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  • Blurring the Lines of Race and Freedom: Mulattoes and Mixed Bloods in English Colonial Americaby A. B. Wilkinson
  • Daniel Livesay
Blurring the Lines of Race and Freedom: Mulattoes and Mixed Bloods in English Colonial America. By A. B. W ilkinson. John Hope Franklin Series in African American History and Culture. Chapel Hill: University of North Carolina Press, 2020. 342 pages. Cloth, paper, ebook.

Twenty-five years ago, Gary B. Nash implored historians to uncover the "hidden history" of individuals with mixed ancestries in British North America. 1That he chose to call these stories hidden, and not simply untold, was important. Many White Americans worked aggressively during Reconstruction, Jim Crow, and after to assert not only that the concept of race was a biological fact but that it had always neatly divided groups of people. This claim flew in the face of a reality in which sexual violence against non-White women, along with matches of various degrees of consent, comingled the heritages of Native American, African, and European peoples from the very beginning of colonial history. The one-drop rule of Blackness, as both a cultural belief and a legal category, encapsulated the lie behind this illusion: a claim of firm distinction imposed to conceal a tacit recognition of transgression and extreme blurriness.

Barely more than a year after Nash's invocation, the stakes of this hidden history were laid bare with the publication of Annette Gordon-Reed's pathbreaking book on Sally Hemings and Thomas Jefferson. 2That this book shocked and elicited disbelief among many in the public is itself astounding: there should have been nothing surprising about the story of a plantation owner's sexual relationship with an enslaved woman. Scholars of Latin America and the Caribbean have long reflected on the regularity of such experiences and the children born by them, and those studying the Anglophone Atlantic have also insisted for decades that the British had not differed radically from the Spanish and French in their sexual activities, even if recovering such accounts was, and still is, a struggle. 3But the fantasy of a fully segregated American history has been a difficult public narrative to abandon. And the efforts of officials and individuals in the past to erase those stories has posed a significant challenge for scholars of British North America to overcome. [End Page 385]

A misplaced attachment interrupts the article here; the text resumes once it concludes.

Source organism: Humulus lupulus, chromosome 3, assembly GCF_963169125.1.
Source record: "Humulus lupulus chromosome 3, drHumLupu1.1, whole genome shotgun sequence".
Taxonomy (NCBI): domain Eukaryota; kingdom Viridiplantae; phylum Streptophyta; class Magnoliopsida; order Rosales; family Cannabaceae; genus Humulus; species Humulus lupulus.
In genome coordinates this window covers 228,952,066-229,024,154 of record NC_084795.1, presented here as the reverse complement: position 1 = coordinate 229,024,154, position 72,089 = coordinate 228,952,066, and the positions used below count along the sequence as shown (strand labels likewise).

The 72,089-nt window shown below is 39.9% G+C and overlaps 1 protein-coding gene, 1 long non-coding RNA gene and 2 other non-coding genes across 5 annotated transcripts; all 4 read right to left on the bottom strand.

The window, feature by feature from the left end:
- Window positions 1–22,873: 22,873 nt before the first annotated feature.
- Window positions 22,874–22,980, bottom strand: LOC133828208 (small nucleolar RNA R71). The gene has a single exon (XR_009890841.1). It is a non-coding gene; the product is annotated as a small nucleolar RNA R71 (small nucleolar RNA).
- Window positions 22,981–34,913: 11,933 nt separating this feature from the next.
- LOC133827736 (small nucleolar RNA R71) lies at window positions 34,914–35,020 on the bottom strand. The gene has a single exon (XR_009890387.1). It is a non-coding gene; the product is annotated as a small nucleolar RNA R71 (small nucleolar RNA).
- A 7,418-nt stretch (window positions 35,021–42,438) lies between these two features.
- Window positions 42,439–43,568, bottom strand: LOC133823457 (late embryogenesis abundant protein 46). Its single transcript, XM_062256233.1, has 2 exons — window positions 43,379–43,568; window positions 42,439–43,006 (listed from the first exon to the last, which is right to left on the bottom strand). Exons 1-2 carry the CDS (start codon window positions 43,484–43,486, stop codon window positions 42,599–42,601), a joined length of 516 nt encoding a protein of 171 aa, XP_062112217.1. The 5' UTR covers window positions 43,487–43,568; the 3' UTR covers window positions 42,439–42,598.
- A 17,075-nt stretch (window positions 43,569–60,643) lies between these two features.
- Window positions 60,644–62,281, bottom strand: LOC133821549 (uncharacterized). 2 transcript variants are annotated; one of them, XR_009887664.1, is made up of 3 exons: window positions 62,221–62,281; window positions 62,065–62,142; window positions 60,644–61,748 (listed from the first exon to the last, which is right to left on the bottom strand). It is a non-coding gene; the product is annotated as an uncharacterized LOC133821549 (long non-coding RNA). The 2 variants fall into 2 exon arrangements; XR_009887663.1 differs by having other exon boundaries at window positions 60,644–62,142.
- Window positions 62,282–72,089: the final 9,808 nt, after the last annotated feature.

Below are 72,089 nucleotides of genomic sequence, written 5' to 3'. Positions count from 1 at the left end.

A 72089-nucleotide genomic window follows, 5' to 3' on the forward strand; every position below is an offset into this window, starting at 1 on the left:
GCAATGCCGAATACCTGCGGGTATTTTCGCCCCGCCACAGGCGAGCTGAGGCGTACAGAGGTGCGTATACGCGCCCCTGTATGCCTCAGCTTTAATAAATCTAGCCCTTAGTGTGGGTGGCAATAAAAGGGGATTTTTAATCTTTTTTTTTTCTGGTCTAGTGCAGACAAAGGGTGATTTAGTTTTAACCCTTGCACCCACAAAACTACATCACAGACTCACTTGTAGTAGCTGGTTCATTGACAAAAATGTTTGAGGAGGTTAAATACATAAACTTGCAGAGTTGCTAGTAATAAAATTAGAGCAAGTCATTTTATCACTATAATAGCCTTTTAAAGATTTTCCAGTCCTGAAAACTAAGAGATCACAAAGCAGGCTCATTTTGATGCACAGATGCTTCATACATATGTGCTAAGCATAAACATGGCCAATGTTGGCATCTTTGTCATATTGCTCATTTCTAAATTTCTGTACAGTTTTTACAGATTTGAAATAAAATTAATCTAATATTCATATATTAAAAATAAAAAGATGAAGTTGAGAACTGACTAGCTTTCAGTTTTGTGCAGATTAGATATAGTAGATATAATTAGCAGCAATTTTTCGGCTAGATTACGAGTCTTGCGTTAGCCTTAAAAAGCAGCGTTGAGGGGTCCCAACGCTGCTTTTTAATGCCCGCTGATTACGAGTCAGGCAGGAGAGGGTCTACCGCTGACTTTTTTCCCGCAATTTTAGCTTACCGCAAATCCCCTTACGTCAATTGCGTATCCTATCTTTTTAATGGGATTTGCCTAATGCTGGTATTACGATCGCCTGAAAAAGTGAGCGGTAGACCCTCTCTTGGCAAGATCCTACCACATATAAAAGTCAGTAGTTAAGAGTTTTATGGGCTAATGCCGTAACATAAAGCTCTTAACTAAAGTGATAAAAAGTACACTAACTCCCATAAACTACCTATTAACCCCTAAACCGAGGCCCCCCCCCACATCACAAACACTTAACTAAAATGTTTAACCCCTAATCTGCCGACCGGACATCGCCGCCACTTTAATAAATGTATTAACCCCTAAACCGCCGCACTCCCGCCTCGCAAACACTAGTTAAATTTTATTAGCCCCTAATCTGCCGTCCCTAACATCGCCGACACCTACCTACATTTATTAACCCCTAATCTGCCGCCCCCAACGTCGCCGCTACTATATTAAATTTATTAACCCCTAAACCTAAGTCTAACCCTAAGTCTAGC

A. B. Wilkinson's new book rises to that challenge and delivers what Nash, and so many others, have long awaited. Despite its broad subtitle, Blurring the Lines of Race and Freedom: Mulattoes and Mixed Bloods in English Colonial Americais principally a study of individuals of ethno-racial mixture in the colonies that would eventually form the United States. It is the first substantial and extended analysis that chronicles not only the legal limitations on this cohort, but also many of the personal stories of those within it. As such, it is an invaluable contribution to the literature on race, slavery, and American colonization.

Wilkinson begins his investigation in the early seventeenth-century Chesapeake and ends with enslaved Virginians escaping to join Lord Dunmore's regiment in 1775. Maryland and Virginia provide the epicenter of his analysis, as these colonies were home to the largest populations of mixed descent in British America. They were also the most aggressive in policing interracial relationships and the children born from them, and both grew more antagonistic up to the mid-eighteenth century. As Wilkinson progresses through time, he also compares the situations of those living in the Chesapeake to those in the colonies to the north and south. Northern Whites, he finds, felt less threatened by their colonies' smaller populations of color and therefore imposed fewer restrictions; southern Whites—with the eventual exception of those in North Carolina—needed to court the loyalties of mixed-race people as a bulwark against Black majorities, even as they clamped down firmly on both groups. Altogether, he argues that despite one-drop statutes, colonial British America was much like its Caribbean neighbors in recognizing a complex matrix of social categorization, favoring policies of racial hypodescent in which increased European heritage bestowed greater social privilege.

A stunningly impressive list of individual...